And again, it’s not as if the Cavaliers are not trying. They are. They certainly were this morning going up against the Indiana Pacers, but the game was a good microcosm of their troubles.

Indiana managed an early eight-point lead, and were up by as much as nine in the first half, before the Cavs rallied to take a three-point buffer, 61-58 with 1:44 left in the second quarter. That turned out to be their biggest lead of the game though. Entering the fourth down seven, 92-85, Jeff Green opened things up with a layup, to get Cleveland’s deficit down to five. LeBron James proceeded to score his side’s next 12 points, but the lead was still seven, 106-99, 5:24 to go. Darren Collison and Victor Oladipo then took over for Indiana, building a double-digit lead, 116-105, and never looking back again.

In all, the Pacers outscored the Cavaliers 32-22 in the fourth, the former hitting 68.4 percent from the field in the last period, including 6-of-9 on three’s. James had 14 of his side’s fourth quarter points, with the rest of his teammates managing just two field goals.

Even more disturbing? James is averaging 37 minutes an outing, behind only three other players, DeMarcus Cousins, Jimmy Butler, and Jrue Holiday. Kevin Love is the only Cavalier to crack 30, at 30.3 minutes. Toss in injuries to Thomas, and more recently, Iman Shumpert and Tristan Thompson, and yes, bad times are brewing for Cleveland.

Is the team doomed? Unlikely. When Thomas returns, their offense should improve, and if GM Koby Altman is anything like his predecessor, he should be able to swing a midseason deal to augment his squad (disgruntled Phoenix Sun Eric Bledsoe is an oft-linked-to name). The Cavaliers have also shown that they don’t see the number one seed in the East as a necessity. The reason for much of the scoffing is that Playoffs Cavaliers look like a juggernaut, no matter how they seemed in the regular season.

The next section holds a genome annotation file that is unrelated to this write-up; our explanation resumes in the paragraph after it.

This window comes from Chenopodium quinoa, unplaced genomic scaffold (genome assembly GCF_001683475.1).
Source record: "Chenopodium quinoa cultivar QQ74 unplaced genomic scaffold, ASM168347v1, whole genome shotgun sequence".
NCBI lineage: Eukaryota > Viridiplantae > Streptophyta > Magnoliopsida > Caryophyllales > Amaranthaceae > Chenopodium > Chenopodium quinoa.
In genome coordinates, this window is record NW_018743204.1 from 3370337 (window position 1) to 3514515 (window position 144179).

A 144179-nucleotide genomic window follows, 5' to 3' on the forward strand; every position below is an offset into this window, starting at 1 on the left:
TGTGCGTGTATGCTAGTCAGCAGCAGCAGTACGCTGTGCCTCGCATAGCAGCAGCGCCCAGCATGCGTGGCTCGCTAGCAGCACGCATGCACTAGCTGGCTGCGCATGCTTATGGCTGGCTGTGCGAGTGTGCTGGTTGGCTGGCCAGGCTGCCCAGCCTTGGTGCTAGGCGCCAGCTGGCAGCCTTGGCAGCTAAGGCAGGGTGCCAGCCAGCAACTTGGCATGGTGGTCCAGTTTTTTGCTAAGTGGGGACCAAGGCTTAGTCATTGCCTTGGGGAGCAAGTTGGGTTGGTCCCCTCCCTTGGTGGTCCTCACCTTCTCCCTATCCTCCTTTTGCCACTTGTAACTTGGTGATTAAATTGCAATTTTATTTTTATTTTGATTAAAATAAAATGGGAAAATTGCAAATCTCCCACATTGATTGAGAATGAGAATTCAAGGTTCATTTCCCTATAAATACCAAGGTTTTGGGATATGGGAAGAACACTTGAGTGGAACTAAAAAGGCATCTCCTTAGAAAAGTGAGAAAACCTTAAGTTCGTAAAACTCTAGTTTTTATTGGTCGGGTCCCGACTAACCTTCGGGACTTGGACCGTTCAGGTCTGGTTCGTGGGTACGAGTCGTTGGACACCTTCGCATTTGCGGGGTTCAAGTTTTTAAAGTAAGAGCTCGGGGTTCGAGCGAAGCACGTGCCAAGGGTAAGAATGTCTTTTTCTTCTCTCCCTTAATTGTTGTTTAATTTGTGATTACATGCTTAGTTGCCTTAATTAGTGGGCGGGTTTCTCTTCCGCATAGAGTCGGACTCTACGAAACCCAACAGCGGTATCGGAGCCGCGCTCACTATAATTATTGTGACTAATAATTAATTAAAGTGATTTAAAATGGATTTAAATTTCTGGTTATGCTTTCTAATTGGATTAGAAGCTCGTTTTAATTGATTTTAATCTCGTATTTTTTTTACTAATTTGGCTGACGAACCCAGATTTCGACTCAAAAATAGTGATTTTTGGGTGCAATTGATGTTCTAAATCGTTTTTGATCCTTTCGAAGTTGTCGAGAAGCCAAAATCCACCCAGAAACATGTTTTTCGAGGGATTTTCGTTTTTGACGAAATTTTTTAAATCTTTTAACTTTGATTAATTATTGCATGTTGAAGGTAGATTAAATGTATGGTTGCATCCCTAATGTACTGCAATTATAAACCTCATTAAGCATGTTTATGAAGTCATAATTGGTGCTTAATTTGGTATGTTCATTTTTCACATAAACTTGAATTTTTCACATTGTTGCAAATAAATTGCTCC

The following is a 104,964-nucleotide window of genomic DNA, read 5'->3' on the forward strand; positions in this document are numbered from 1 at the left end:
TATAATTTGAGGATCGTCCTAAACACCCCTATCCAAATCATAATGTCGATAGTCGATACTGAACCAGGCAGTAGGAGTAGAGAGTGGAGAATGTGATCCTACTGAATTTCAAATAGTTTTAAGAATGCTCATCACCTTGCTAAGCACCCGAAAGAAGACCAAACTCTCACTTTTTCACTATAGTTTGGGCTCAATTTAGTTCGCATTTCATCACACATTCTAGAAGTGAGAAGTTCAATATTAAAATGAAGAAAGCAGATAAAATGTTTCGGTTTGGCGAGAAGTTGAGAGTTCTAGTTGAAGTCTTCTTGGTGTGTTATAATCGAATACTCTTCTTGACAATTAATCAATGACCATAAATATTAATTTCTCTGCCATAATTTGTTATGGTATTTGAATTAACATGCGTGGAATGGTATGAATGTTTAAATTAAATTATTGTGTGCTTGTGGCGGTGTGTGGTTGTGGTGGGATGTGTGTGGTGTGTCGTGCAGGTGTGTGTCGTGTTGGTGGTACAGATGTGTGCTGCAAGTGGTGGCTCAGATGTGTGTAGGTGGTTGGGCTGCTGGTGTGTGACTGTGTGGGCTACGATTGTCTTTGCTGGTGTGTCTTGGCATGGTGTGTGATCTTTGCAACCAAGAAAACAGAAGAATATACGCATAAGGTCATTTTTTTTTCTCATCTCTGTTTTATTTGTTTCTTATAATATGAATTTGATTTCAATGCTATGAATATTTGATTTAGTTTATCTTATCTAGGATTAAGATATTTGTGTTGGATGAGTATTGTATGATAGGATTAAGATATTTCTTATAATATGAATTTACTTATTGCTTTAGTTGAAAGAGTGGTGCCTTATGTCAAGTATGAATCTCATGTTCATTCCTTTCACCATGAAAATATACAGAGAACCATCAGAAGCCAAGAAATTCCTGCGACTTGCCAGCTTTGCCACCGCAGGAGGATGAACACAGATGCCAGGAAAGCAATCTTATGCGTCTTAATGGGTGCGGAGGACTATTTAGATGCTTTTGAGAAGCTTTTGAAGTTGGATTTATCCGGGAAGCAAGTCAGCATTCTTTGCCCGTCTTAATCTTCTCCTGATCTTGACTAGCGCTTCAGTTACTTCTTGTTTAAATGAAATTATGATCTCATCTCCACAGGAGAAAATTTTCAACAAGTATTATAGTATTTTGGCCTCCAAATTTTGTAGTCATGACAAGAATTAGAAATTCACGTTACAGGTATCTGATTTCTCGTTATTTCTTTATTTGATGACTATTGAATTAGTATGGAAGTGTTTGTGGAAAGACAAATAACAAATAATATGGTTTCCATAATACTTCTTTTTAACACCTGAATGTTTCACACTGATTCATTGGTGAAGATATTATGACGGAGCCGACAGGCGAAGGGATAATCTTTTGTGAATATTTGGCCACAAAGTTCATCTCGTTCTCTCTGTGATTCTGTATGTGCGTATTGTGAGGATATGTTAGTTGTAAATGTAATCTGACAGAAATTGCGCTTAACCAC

The issue of course, is one of sustainability. By adding in older players, playing less shooters, and risking burning James out earlier, it might be possible that the Cavs won’t be able to flip the switch this time in April. Could this finally be the season for the Toronto Raptors? Will the Boston Celtics overcome the odds and rep the East? Will the Washington Wizards cast a spell on their foes? Maybe Joel Embiid and the 76ers will give fans a ton more reasons to “trust the process”?

Yes, it’s hard to bet against LeBron James, and there’s plenty more games to play before we can start drawing stronger conclusions. But the Cavs, currently, as in this very moment, look to be in trouble. Whether or not it’s just another temporary blip on the chart, or the start of a larger unraveling, still remains to be seen.


- Let’s just say the Cavaliers and the Golden State Warriors arrange a Finals four-peat, how would the series play out? Well, the Warriors are currently #2 in three-point percentage (40.1 percent) and while they’re averaging just 16.5 turnover points a game, both those numbers could easily sky-rocket if Cleveland doesn’t tighten up on D.

- I’m one of those that panned the OKC-IND trade involving Paul George, which saw the Pacers get back *just* Domantas Sabonis and Victor Oladipo. But the Pacers improved to 5-3 with their thrashing of the Cavs, good for a share of third place in the East. Remarkably, they’ve done it with Myles Turner, the guy who was supposed to be the team’s centerpiece, playing just one game, due to being under the league’s concussion protocol.

- Both Oladipo and Sabonis have been tremendous for Indiana, leading the team in points and rebounds, respectively. Oladipo, who went to Indiana for college, is shooting 50 percent on three’s, while Sabonis is shooting 61.8 percent from the field, and handing out 3.0 assists a game. The Thunder would still give both up for Paul George any day of the week, but the deal is looking less and less lopsided.

- The Phoenix Suns started out 0-3, but have improved to 4-1 under interim head coach Jay Triano.